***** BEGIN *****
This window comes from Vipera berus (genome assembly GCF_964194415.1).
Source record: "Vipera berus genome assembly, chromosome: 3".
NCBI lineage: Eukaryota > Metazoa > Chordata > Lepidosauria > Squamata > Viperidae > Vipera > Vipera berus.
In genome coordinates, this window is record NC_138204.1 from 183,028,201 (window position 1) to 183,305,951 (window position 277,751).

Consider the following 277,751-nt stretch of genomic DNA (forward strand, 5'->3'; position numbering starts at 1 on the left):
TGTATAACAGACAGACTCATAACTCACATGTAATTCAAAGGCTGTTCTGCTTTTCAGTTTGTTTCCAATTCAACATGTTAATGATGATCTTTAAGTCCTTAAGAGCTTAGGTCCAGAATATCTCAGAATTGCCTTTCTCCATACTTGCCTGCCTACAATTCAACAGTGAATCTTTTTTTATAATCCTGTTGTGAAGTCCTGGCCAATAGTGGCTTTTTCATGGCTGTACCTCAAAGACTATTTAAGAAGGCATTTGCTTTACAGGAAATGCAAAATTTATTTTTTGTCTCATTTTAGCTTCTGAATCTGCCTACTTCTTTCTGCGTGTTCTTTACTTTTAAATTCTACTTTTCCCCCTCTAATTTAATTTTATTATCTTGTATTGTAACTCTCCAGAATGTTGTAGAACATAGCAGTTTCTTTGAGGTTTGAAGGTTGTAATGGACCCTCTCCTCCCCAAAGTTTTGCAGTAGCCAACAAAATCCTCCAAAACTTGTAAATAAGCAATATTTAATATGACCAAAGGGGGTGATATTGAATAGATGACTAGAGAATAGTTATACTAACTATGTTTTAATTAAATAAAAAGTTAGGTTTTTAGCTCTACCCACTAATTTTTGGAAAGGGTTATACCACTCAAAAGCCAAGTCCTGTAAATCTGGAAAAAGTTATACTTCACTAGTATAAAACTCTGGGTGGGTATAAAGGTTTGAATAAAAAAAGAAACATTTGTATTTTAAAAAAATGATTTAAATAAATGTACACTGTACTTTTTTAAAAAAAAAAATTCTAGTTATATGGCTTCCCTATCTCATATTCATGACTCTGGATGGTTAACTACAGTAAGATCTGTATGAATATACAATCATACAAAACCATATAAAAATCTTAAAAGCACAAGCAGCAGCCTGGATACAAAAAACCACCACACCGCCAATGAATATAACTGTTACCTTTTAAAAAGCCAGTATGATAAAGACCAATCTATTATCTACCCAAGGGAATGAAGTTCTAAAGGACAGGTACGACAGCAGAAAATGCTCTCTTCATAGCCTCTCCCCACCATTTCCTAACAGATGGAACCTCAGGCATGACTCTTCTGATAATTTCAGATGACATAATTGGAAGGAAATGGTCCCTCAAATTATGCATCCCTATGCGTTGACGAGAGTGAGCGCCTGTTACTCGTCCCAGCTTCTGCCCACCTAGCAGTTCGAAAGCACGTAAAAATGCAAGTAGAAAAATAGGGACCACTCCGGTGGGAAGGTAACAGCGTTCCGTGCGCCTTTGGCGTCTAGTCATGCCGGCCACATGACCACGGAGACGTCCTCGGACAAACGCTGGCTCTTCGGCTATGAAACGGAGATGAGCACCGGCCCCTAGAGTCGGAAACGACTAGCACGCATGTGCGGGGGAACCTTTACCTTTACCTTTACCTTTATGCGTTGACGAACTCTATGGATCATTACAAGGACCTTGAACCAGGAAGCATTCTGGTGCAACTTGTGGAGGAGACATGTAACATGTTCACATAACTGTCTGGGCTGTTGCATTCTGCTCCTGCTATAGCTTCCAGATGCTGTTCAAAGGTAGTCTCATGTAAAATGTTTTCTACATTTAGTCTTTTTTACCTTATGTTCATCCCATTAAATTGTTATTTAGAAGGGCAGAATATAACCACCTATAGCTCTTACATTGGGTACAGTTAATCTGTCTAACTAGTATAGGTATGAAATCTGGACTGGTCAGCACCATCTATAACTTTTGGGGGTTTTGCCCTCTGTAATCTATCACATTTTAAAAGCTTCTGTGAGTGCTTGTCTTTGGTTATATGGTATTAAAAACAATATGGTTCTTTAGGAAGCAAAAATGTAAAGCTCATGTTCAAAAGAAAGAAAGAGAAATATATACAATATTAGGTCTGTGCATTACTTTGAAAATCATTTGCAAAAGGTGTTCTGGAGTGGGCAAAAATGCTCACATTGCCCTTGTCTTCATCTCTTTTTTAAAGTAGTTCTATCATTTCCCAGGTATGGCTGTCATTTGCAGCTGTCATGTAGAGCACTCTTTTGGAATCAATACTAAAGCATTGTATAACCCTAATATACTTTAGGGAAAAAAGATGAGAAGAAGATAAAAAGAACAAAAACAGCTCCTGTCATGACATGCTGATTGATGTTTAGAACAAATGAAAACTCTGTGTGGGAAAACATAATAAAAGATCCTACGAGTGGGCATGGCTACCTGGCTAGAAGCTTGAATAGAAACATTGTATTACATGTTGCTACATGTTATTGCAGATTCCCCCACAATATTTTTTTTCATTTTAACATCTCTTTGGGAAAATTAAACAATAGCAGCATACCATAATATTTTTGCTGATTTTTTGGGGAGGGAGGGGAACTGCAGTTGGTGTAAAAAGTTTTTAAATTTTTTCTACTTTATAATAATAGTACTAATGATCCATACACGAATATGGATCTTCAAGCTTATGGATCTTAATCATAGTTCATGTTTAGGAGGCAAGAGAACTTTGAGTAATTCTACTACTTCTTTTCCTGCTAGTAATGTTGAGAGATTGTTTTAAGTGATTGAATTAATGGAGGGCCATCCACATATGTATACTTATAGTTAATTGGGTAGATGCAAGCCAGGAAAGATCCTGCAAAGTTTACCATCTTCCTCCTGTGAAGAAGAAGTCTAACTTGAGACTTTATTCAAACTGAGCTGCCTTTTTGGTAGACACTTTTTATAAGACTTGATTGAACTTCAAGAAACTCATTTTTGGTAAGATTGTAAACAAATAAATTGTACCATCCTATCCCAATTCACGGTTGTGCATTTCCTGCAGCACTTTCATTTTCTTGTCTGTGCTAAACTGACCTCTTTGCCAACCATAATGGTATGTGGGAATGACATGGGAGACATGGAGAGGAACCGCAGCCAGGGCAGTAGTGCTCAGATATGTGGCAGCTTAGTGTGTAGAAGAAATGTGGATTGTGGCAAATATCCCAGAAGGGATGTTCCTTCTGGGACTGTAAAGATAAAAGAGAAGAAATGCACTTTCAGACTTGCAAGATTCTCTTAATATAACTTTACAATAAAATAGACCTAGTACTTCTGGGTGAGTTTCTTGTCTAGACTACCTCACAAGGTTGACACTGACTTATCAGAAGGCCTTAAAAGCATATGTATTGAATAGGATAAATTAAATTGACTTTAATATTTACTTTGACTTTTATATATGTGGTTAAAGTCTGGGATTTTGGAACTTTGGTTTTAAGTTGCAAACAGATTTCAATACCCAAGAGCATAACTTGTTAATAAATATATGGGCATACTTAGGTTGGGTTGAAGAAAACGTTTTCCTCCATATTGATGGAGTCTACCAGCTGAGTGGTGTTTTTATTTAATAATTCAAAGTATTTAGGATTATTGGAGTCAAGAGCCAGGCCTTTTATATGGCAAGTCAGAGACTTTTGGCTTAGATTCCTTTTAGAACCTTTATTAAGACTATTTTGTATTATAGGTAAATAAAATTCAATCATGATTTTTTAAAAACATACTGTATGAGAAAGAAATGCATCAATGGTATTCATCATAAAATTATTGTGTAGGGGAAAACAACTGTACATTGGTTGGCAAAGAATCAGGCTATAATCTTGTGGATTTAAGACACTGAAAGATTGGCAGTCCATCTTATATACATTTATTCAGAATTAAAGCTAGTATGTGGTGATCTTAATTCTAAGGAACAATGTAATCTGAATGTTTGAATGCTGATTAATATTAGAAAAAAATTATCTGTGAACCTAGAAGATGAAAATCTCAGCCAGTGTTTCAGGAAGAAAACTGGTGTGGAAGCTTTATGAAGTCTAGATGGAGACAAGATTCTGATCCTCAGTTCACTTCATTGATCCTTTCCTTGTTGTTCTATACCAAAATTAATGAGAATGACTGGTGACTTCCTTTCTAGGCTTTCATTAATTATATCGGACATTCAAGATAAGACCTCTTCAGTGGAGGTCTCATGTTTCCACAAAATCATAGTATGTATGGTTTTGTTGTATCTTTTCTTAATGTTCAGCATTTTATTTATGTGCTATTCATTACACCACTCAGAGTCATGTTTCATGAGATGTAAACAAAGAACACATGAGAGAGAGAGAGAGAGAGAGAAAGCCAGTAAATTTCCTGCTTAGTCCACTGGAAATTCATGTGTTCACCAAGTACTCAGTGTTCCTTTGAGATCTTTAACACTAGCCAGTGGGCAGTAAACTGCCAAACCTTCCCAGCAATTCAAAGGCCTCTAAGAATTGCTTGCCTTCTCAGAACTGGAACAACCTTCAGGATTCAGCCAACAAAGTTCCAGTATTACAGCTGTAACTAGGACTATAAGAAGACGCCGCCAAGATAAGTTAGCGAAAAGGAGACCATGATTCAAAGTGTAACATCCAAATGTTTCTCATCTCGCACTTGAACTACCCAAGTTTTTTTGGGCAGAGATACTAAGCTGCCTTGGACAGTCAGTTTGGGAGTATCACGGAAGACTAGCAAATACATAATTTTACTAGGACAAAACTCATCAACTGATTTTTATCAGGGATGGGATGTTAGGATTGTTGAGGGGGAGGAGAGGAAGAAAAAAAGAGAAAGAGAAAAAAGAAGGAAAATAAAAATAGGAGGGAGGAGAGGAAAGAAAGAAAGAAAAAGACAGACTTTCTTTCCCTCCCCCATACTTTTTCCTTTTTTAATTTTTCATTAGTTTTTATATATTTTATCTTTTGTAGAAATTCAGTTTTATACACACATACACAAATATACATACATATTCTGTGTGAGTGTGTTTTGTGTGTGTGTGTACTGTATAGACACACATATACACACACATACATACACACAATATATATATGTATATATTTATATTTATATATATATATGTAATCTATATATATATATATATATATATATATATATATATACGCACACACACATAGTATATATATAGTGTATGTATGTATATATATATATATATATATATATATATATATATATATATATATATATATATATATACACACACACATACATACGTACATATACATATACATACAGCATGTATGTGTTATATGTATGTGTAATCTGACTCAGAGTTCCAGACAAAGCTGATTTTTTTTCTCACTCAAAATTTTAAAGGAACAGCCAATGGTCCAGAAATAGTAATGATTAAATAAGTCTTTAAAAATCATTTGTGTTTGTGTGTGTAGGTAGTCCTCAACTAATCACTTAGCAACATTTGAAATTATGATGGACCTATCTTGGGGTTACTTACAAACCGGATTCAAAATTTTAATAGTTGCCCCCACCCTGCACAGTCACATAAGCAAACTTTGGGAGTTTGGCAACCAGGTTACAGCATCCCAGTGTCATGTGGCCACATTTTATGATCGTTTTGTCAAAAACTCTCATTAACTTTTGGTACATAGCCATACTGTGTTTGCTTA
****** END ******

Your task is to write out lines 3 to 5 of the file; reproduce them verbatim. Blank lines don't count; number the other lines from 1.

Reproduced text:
NCBI lineage: Eukaryota > Metazoa > Chordata > Lepidosauria > Squamata > Viperidae > Vipera > Vipera berus.
In genome coordinates, this window is record NC_138204.1 from 183,028,201 (window position 1) to 183,305,951 (window position 277,751).

Consider the following 277,751-nt stretch of genomic DNA (forward strand, 5'->3'; position numbering starts at 1 on the left):